THINKING OUTSIDE THE BOX

VIRO’s simulation consultancy team was set up three years ago at the initiative of Mart Bruggink. With an affinity for Tecnomatix and a degree in mechanical engineering, Bruggink modelled a ‘frozen’ production process for a client and discovered that cutting thirty percent of the client’s transport systems and using a different route could increase capacity. Six months later the simulation consultancy team was born. ‘That’s the beauty of working at VIRO: having the time and the room for out-of-the-box initiatives.’

HIGHEST CAPACITY OR SAVINGS

The knowledge and ideas of the client’s management and staff and that of the VIRO team are condensed into the top three or four logistics concepts. These are then tested against the baseline model to determine the effect of the logistical changes a concept inspires. ‘Some concepts will require more logistical transport to prevent logistical bottlenecks,’ says Bruggink, ‘while others may require a larger buffer system or an extra inventory system that allows for eight hours of unmanned production. The first concept aims to generate the highest production capacity, the second aims to create the highest FTE savings, and the third will be the easiest to expand later on.’ Bruggink presents the results of each concept in a way that makes it easy for the client to compare them. ‘We always determine whether all of our top concepts are relevant for the client in terms of budget and payback period,’ adds Klinkien.

NEW EVIDENCE

‘With our experience, we usually have a good idea of what our client will choose,’ says Klinkien. One option may generate such high savings that the client opts for an entirely different layout than their current factory. ‘This marks the end of suboptimization. Many production processes have been gradually expanded over the years, with new elements being added without an eye for the bigger picture.’ Bruggink sometimes visits a client who redesigned the entire factory building based on the new logistics. ‘If you haven’t been there for two years you won’t recognize it.’ Once the client has made a choice from the simulated options, it’s time to build them. ‘The client has full control over this.’ Nevertheless, VIRO is often asked to design the new automation and logistics systems, given the company’s engineering capacity and supply base.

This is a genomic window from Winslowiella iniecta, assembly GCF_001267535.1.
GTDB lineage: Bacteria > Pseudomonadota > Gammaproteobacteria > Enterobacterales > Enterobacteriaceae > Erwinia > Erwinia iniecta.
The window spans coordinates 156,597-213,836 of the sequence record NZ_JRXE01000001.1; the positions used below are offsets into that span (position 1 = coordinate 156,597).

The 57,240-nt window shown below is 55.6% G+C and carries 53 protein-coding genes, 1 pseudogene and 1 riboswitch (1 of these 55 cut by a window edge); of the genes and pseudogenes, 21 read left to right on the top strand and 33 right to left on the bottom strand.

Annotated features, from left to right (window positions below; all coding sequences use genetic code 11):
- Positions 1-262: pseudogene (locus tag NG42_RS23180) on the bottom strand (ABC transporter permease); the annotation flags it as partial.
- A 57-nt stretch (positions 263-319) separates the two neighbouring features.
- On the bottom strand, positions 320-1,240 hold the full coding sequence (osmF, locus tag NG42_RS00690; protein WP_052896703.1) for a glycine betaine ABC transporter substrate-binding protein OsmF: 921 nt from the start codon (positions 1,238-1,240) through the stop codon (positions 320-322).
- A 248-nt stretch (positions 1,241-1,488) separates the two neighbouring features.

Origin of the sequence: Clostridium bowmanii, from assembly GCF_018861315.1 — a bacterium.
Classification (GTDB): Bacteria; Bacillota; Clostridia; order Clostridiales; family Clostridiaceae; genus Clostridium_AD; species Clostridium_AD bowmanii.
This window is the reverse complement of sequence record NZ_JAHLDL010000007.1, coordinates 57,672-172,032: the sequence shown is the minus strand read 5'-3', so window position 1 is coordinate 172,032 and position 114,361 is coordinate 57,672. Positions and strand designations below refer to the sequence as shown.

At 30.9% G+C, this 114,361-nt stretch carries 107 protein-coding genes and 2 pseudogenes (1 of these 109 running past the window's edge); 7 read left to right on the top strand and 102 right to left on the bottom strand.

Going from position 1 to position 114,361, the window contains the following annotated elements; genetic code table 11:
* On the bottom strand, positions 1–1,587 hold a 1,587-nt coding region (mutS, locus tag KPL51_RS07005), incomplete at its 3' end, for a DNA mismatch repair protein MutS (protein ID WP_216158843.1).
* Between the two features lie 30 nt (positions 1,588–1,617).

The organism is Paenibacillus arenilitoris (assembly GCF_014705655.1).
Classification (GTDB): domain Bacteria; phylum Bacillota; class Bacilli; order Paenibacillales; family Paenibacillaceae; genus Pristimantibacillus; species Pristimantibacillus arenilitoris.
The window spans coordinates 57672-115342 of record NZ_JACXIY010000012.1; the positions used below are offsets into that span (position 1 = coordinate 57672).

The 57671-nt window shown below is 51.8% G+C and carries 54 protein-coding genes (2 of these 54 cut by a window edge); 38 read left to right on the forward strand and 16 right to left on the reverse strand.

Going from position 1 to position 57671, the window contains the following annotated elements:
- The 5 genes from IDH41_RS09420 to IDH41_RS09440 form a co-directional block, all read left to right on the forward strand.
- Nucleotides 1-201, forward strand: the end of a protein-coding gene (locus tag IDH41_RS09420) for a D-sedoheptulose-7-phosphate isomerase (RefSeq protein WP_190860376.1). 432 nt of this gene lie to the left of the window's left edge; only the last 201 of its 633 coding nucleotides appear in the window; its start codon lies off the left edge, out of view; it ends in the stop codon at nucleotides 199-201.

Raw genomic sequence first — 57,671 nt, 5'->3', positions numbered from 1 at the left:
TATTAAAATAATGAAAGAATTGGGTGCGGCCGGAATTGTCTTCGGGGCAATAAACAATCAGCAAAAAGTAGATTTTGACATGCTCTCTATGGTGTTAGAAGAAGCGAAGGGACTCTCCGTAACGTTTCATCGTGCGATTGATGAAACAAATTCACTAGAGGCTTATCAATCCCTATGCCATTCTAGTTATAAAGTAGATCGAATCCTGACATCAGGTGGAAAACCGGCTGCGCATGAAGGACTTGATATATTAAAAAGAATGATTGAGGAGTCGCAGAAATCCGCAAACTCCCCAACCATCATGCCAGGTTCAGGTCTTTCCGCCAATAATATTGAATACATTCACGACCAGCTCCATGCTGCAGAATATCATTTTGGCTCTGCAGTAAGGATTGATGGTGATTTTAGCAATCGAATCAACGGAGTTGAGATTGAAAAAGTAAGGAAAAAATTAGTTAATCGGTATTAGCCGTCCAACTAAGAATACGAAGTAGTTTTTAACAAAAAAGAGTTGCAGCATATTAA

Now, after ten cases with clients in various markets, Klinkien’s team is expanding its services. Manufacturers of conveyor systems and palletizing robots can now create digital generic models of their systems with a pre-programmed user interface. These manufacturers can set their own virtual parameters. ‘They can use these to prove to potential clients that a specific configuration can help them achieve the desired capacity,’ says Bruggink, illustrating his point by having a palletizing robot turn in virtual circles on a screen.

THINKING OUTSIDE THE BOX

VIRO’s simulation consultancy team was set up three years ago at the initiative of Mart Bruggink. With an affinity for Tecnomatix and a degree in mechanical engineering, Bruggink modelled a ‘frozen’ production process for a client and discovered that cutting thirty percent of the client’s transport systems and using a different route could increase capacity. Six months later the simulation consultancy team was born. ‘That’s the beauty of working at VIRO: having the time and the room for out-of-the-box initiatives.’

Source: Link Magazine, edition September 2017 www.linkmagazine.nl

Interested in what VIRO can do for you? Please contact:

Wim Klinkien (+31 6 238 920 87, w.klinkien@viro.nl)
Project Manager
Hengelo

Mart Bruggink (+31 6 297 249 07,  m.bruggink@viro.nl)
Specialist Process Engineering
Hengelo